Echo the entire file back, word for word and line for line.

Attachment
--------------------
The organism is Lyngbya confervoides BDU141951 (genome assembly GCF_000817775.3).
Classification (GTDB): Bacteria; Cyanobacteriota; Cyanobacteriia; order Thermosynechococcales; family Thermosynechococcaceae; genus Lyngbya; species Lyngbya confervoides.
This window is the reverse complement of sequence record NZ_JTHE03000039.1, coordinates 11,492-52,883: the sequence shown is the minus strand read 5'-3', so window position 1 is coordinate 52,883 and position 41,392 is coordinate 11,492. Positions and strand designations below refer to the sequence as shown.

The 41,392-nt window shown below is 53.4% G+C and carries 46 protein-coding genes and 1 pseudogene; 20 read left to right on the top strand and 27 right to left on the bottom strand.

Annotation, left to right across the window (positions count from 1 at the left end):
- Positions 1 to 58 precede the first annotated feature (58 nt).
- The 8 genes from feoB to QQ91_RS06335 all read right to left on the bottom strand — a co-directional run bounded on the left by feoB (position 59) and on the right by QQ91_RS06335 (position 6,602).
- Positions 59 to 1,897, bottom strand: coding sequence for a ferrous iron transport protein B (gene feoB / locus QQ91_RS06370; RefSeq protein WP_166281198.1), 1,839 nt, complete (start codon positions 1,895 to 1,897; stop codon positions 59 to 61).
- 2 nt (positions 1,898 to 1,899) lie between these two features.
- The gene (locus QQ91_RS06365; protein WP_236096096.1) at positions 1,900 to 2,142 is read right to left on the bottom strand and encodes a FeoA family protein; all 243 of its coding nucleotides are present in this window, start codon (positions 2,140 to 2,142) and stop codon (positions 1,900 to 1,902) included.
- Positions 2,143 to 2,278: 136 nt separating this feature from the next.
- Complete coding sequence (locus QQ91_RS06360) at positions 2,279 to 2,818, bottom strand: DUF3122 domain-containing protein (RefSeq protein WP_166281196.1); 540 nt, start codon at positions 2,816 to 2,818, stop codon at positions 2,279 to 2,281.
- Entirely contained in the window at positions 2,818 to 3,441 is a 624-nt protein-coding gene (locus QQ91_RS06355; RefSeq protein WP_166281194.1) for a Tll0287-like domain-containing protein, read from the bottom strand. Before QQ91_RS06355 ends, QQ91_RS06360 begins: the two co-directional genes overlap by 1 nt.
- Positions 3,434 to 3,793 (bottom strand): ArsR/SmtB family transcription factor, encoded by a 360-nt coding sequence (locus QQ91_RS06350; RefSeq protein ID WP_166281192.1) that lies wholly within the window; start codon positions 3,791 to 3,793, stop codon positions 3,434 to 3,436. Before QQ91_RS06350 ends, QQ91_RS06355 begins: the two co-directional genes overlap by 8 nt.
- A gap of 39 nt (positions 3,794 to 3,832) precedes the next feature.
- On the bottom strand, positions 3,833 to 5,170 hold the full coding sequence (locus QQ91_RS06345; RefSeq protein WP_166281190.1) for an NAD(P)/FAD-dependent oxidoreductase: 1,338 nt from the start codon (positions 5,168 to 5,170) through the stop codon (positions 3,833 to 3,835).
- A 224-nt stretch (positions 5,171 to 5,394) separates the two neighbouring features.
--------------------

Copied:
The organism is Lyngbya confervoides BDU141951 (genome assembly GCF_000817775.3).
Classification (GTDB): Bacteria; Cyanobacteriota; Cyanobacteriia; order Thermosynechococcales; family Thermosynechococcaceae; genus Lyngbya; species Lyngbya confervoides.
This window is the reverse complement of sequence record NZ_JTHE03000039.1, coordinates 11,492-52,883: the sequence shown is the minus strand read 5'-3', so window position 1 is coordinate 52,883 and position 41,392 is coordinate 11,492. Positions and strand designations below refer to the sequence as shown.

The 41,392-nt window shown below is 53.4% G+C and carries 46 protein-coding genes and 1 pseudogene; 20 read left to right on the top strand and 27 right to left on the bottom strand.

Annotation, left to right across the window (positions count from 1 at the left end):
- Positions 1 to 58 precede the first annotated feature (58 nt).
- The 8 genes from feoB to QQ91_RS06335 all read right to left on the bottom strand — a co-directional run bounded on the left by feoB (position 59) and on the right by QQ91_RS06335 (position 6,602).
- Positions 59 to 1,897, bottom strand: coding sequence for a ferrous iron transport protein B (gene feoB / locus QQ91_RS06370; RefSeq protein WP_166281198.1), 1,839 nt, complete (start codon positions 1,895 to 1,897; stop codon positions 59 to 61).
- 2 nt (positions 1,898 to 1,899) lie between these two features.
- The gene (locus QQ91_RS06365; protein WP_236096096.1) at positions 1,900 to 2,142 is read right to left on the bottom strand and encodes a FeoA family protein; all 243 of its coding nucleotides are present in this window, start codon (positions 2,140 to 2,142) and stop codon (positions 1,900 to 1,902) included.
- Positions 2,143 to 2,278: 136 nt separating this feature from the next.
- Complete coding sequence (locus QQ91_RS06360) at positions 2,279 to 2,818, bottom strand: DUF3122 domain-containing protein (RefSeq protein WP_166281196.1); 540 nt, start codon at positions 2,816 to 2,818, stop codon at positions 2,279 to 2,281.
- Entirely contained in the window at positions 2,818 to 3,441 is a 624-nt protein-coding gene (locus QQ91_RS06355; RefSeq protein WP_166281194.1) for a Tll0287-like domain-containing protein, read from the bottom strand. Before QQ91_RS06355 ends, QQ91_RS06360 begins: the two co-directional genes overlap by 1 nt.
- Positions 3,434 to 3,793 (bottom strand): ArsR/SmtB family transcription factor, encoded by a 360-nt coding sequence (locus QQ91_RS06350; RefSeq protein ID WP_166281192.1) that lies wholly within the window; start codon positions 3,791 to 3,793, stop codon positions 3,434 to 3,436. Before QQ91_RS06350 ends, QQ91_RS06355 begins: the two co-directional genes overlap by 8 nt.
- A gap of 39 nt (positions 3,794 to 3,832) precedes the next feature.
- On the bottom strand, positions 3,833 to 5,170 hold the full coding sequence (locus QQ91_RS06345; RefSeq protein WP_166281190.1) for an NAD(P)/FAD-dependent oxidoreductase: 1,338 nt from the start codon (positions 5,168 to 5,170) through the stop codon (positions 3,833 to 3,835).
- A 224-nt stretch (positions 5,171 to 5,394) separates the two neighbouring features.